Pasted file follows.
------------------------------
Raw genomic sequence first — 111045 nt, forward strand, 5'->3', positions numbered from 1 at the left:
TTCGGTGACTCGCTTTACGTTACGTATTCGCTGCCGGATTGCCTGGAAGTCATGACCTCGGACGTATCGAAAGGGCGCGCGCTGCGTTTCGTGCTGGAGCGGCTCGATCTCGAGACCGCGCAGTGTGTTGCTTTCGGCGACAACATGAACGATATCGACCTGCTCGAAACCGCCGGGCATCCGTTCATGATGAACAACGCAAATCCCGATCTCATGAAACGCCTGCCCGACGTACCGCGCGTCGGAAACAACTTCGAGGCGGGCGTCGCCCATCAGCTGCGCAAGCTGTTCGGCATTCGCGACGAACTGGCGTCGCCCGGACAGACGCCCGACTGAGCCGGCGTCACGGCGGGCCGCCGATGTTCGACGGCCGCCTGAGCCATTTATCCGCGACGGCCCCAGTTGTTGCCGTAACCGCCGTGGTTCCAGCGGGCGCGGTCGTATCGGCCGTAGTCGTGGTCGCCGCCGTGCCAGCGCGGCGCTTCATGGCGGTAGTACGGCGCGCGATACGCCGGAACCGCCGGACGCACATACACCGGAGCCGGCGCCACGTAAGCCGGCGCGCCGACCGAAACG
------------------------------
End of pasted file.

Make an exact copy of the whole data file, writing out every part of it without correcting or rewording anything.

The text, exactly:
Raw genomic sequence first — 111045 nt, forward strand, 5'->3', positions numbered from 1 at the left:
TTCGGTGACTCGCTTTACGTTACGTATTCGCTGCCGGATTGCCTGGAAGTCATGACCTCGGACGTATCGAAAGGGCGCGCGCTGCGTTTCGTGCTGGAGCGGCTCGATCTCGAGACCGCGCAGTGTGTTGCTTTCGGCGACAACATGAACGATATCGACCTGCTCGAAACCGCCGGGCATCCGTTCATGATGAACAACGCAAATCCCGATCTCATGAAACGCCTGCCCGACGTACCGCGCGTCGGAAACAACTTCGAGGCGGGCGTCGCCCATCAGCTGCGCAAGCTGTTCGGCATTCGCGACGAACTGGCGTCGCCCGGACAGACGCCCGACTGAGCCGGCGTCACGGCGGGCCGCCGATGTTCGACGGCCGCCTGAGCCATTTATCCGCGACGGCCCCAGTTGTTGCCGTAACCGCCGTGGTTCCAGCGGGCGCGGTCGTATCGGCCGTAGTCGTGGTCGCCGCCGTGCCAGCGCGGCGCTTCATGGCGGTAGTACGGCGCGCGATACGCCGGAACCGCCGGACGCACATACACCGGAGCCGGCGCCACGTAAGCCGGCGCGCCGACCGAAACG